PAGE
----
“We have given this academic title either to a fool or a genius.” is what was reportedly said about Anton Gaudi when he was given his degree.
We left Barcelona on June 10th, the anniversary of Gaudi’s death. The stories report that he was hit by a tram car in 1926, and no one knew who he was because he looked slovenly and carried no papers. He was assumed to be a beggar and received only basic care when he arrived at the hospital, having been brought there by a police officer. By the time someone recognized him, his condition had deteriorated beyond any hope. He was buried in the crypt in La Sagrada Família, and he remains the only person buried there today.
I’ve been letting my thoughts about this place roll around in my head for days and days, waiting for them to settle into some sort of a cohesive pattern, something I could speak out loud or write down that would do it justice. I don’t know that it’s possible. To say it’s beautiful is a gross understatement. To declare it inspired is, although true, quite banal an adjective to attach to La Sagrada.
I think what I like best about it is, quite simply, the concept. Gaudi was passionate about religion and architecture, both of which interest me, but neither of which I pursue. He also found his inspiration in Nature. Ah. This, I get. There’s an amazing quote that I found that kind of makes it all make sense; ‘Originality consists in returning to the origin.’ For him, this meant referring to a place where perfection occurs: Nature. How that resonates with me may not be the way it was intended to. When you need something figured out, or when things aren’t right, go and be amongst the trees. Works for me every time. And, in La Sagrada Família, that is how I felt. I said it out loud while I was in there – I remember exclaiming ‘I feel like I’m in the forest!’ – well, whispering – because there is an instant reverence that calls for quiet that happens when you enter that church.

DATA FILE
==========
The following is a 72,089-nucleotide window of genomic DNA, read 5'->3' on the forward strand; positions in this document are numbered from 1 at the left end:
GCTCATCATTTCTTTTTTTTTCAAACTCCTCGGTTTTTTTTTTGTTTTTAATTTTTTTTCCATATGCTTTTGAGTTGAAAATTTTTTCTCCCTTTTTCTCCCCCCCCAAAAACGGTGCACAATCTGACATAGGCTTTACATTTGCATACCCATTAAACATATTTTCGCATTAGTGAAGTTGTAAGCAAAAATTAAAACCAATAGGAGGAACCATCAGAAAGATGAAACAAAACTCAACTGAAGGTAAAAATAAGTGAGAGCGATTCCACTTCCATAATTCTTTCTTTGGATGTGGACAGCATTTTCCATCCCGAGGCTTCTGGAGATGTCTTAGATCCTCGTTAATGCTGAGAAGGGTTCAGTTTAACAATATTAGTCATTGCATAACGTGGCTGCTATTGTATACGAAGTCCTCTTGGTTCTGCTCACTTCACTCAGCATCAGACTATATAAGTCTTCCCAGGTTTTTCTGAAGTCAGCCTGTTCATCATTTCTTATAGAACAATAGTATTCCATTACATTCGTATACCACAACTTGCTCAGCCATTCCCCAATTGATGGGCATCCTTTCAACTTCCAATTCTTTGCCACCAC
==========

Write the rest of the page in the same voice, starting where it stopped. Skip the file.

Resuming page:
Everywhere you look in La Sagrada there is a serenade to nature. The columns rise like trees and branch off, giving way to light, and sky. The sculptures of animals are of those whose habitat was affected by the construction of his masterpiece – his recognition of what he had done. He believed that because there were no straight lines in Nature, there must be no straight lines in architecture, and it is very, very difficult to find a consistently straight line anywhere in his work. Light peeks in just the way it would in a forest; it’s a warm, dapple of light here and there, sometimes high, sometimes low.
It wasn’t until I looked at these pictures upon arrival at home that I noticed the grapes surrounding the cross. And the Jesus represented here is very much lacking the foreboding crown of thorns and blood that often adorn the Jesus we look up at in cathedrals. Here, he appears to be outside with the rest of us, protected by the canopy of trees. He looks like he’s being carried up to the heavens by a flock of birds. I can see why this church wasn’t recognized by the Catholic church until 2010. There’s no fear here. No suffering. That can’t be Catholic!
There were moments when I felt like I was in a cave, not a forest, and it was just as beautiful, and I felt just as protected. Inspired by crystals, trees, honeycombs, Gaudi’s belief that Nature holds perfection is demonstrated in every nook and cranny in this place, whose construction began in 1882 and which is scheduled to be completed in 2026, 100 years after his death. It is not surprising to me that its construction is being entirely funded privately and through tourism. It is impossible to leave there without feeling like you want to be part of it.